BigGantt vs. BigPicture. Obvious choice?
It’s seemingly pretty obvious: BigGantt is a Gantt chart and BigPicture is a Gantt chart + roadmaps, resources, risks and more. Both are apps for Jira and it’s usually BigPicture that better suits large organizations. Ok, so can I finish reading here? Warnining: there is more to the BigPicture vs. BigGantt battle.
Things begin to complicate when you realize that companies of today – and perhaps your own organization too – increasingly embrace Agile. If you deal with Scrum, SAFe® or you divide your work into Sprints, it’s likely that you need more than just BigGantt. So even though BigPicture, in theory, suits large companies, it turns out that it’s also good for those who are agile. And apparently the majority of organizations that use Jira, have a mixed agile/waterfall project environment. So the truth is: most of those undecided, even smaller enterprises, should go with BigPicture.
Nevertheless, let’s go deeper into details.
Table 1: BigGantt vs. BigPicture
|Program manager (will become [Boxes] in future)|
|Roadmapping (planning) module|
– covers a few upcoming iterations and Program Increments; has dependency arrows between tasks; recommended by SAFe®
|Gantt chart module|
|Work Breakdown Structure|
resource pane in the bottom part of the Gantt chart. It has capacity planning and non-working days feature, but workload&holiday plans and skills are absent.
Extensive, standalone resource module with capacity planning, skills, workload&holiday plans. That simplified resource pane at the bottom of Gantt chart is also present in BigPicture. Documentation
|Reporting (quickly check how much work remains to be done; in the Gantt chart)|
|Reports (a standalone module, with drillable pie, column charts and spreadsheet-like reports)|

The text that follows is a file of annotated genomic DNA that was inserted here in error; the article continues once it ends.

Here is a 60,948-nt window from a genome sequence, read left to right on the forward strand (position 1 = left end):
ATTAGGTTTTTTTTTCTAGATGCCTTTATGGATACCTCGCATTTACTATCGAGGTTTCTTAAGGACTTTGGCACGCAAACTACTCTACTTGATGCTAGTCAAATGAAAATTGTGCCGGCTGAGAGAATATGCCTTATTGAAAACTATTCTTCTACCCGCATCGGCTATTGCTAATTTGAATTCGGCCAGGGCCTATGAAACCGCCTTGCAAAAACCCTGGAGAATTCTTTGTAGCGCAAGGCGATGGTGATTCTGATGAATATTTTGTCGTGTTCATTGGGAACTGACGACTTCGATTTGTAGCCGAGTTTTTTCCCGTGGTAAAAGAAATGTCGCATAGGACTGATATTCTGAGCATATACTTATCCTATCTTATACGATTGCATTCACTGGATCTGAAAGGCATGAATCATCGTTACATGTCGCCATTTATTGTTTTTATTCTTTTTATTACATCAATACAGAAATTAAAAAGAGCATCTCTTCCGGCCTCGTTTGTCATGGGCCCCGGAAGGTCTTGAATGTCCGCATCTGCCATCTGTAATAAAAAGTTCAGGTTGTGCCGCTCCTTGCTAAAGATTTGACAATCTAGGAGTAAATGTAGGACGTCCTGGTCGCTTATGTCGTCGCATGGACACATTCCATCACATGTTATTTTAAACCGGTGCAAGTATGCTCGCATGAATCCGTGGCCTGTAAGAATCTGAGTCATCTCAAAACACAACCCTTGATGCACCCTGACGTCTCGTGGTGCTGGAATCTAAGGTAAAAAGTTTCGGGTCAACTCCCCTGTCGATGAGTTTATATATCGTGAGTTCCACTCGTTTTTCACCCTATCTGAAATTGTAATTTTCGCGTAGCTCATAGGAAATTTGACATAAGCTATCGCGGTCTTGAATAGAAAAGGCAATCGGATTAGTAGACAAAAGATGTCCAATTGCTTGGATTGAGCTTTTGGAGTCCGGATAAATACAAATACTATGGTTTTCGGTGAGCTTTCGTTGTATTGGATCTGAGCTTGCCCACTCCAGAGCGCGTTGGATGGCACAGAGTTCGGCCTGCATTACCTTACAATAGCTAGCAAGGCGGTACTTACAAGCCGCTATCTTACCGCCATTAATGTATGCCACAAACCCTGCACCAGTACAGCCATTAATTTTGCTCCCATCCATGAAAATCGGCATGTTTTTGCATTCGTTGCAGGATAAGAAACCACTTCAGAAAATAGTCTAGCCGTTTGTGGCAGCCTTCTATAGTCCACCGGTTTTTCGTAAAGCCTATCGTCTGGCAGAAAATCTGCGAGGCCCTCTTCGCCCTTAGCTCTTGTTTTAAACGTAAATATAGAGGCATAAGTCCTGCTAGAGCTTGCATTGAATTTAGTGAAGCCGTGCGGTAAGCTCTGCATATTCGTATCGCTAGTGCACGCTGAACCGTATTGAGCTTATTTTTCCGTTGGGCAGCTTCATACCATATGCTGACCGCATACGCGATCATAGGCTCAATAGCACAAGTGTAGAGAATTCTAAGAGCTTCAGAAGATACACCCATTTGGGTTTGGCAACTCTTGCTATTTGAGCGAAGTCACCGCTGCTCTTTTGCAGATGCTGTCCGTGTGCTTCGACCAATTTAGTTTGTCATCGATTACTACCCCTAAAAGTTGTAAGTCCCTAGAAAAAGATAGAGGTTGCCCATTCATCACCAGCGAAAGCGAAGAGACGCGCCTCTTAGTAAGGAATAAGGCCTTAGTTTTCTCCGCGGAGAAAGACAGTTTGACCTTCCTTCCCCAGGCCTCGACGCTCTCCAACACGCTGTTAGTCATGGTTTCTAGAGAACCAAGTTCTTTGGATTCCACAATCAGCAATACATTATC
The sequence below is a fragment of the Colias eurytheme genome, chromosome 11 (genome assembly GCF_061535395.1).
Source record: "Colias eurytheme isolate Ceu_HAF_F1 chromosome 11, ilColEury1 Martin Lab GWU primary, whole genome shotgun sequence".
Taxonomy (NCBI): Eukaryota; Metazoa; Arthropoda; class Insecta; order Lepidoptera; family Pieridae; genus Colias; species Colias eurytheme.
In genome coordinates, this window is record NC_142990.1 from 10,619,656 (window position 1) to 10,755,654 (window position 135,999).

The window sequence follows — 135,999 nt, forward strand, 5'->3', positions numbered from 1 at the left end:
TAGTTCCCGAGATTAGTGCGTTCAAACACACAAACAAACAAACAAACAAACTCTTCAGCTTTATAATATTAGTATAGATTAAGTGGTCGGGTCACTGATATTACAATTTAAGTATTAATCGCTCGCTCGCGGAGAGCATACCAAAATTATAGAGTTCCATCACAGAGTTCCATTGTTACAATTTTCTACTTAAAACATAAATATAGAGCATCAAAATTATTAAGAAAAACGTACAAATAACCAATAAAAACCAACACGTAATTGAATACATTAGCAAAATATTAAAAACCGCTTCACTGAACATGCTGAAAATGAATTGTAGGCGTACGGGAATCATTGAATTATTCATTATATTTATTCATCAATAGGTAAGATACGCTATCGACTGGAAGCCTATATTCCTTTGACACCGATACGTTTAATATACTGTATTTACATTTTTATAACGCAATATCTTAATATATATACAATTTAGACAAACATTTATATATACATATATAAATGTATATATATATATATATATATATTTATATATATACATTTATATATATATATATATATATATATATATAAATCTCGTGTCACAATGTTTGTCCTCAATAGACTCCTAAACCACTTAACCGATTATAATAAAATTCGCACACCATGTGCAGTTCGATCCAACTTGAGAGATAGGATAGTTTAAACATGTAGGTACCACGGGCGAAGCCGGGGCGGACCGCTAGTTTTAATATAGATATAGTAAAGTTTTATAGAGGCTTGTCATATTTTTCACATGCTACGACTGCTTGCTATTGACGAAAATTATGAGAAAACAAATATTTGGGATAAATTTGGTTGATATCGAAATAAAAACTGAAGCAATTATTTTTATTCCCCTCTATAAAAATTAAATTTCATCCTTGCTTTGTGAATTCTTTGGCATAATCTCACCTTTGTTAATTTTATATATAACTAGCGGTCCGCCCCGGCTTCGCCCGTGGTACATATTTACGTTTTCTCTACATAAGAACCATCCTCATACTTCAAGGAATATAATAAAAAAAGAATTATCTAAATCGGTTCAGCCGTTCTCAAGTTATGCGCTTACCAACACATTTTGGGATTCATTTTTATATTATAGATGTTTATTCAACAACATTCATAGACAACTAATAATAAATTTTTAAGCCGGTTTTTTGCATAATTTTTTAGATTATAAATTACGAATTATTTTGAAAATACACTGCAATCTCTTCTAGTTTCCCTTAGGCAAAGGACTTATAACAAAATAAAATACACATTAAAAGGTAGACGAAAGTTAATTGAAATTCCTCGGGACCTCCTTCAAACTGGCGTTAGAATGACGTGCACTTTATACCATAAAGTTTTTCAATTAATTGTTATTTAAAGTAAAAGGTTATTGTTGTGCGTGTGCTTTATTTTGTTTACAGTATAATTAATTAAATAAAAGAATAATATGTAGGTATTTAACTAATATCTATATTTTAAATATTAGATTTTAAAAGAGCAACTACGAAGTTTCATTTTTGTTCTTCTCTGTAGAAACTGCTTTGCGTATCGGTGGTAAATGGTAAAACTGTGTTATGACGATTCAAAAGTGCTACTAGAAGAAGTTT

|Theoretical client (very roughly, really)||a project manager with Microsoft Project background who needs no revolution, but values the ergonomics of Jira||Small, medium, large enterprises – practicing waterfall, agile or mix. Project managers with/without MS Project background|
|Planning horizon||short- and medium-term||both short-, medium- and long-term|
Project management paradigms / methodologies
|Agile (Scrum & Kanban)||
Based on Jira Agile sprints, BigGantt can create parent Sprint tasks on Gantt chart with sub-tasks that belong to that sprint.
|Works with||Jira Software, Jira Core, Jira Service Desk||Jira Software, Jira Core, Jira Service Desk|
Business data & Pricing
|Jira Server, 100 users, Atlassian Marketplace||$1250/instance||$2000/instance|
|Jira Cloud, 11-100 users tier, Atlassian Marketplace||$1.25/user/month||$2.8/user/month|
|Available through||Atlassian Marketplace, Atlassian Solution Partners||Atlassian Marketplace, Atlassian Solution Partners|
|Atlassian Top Vendor?|
Is the Gantt chart module identical in BigPicture and BigGantt?
No. The Gantt chart module slightly differs BigPicture vs. BigGantt.
Since BigPicture has the whole roadmapping module, and that thing is absent from BigGantt, the Gantt chart in BigPicture is capable of displaying sprints and tasks from the roadmap. The former are visible as green and violet vertical bars on the below picture; the latter – as the concentration of tasks marked with green marker.
Other than that the Gantt chart is identical in BigPicture and BigGantt. It has work breakdown structure, or WBS (the left part of the below image), unlimited hierarchy of tasks, dependencies between tasks (those arrows loved by PMs), baselines, markers, milestones, dragging&dropping as well as sync and re-sync with Jira, to name a few.
Can I turn off selected modules in BigPicture?
Yes. For simplicity and to ease the learning curve you can hide selected BigPicture modules, on a project basis.
You might, for instance, hide the resource module in your “Business Development” program/project, once you’ve decided you wouldn’t manage resources in that project. Or, in your “Build a new warehouse” project, you might turn off all the modules except for the Gantt chart to merely supervise external contractors who would be taking over the construction site one by one.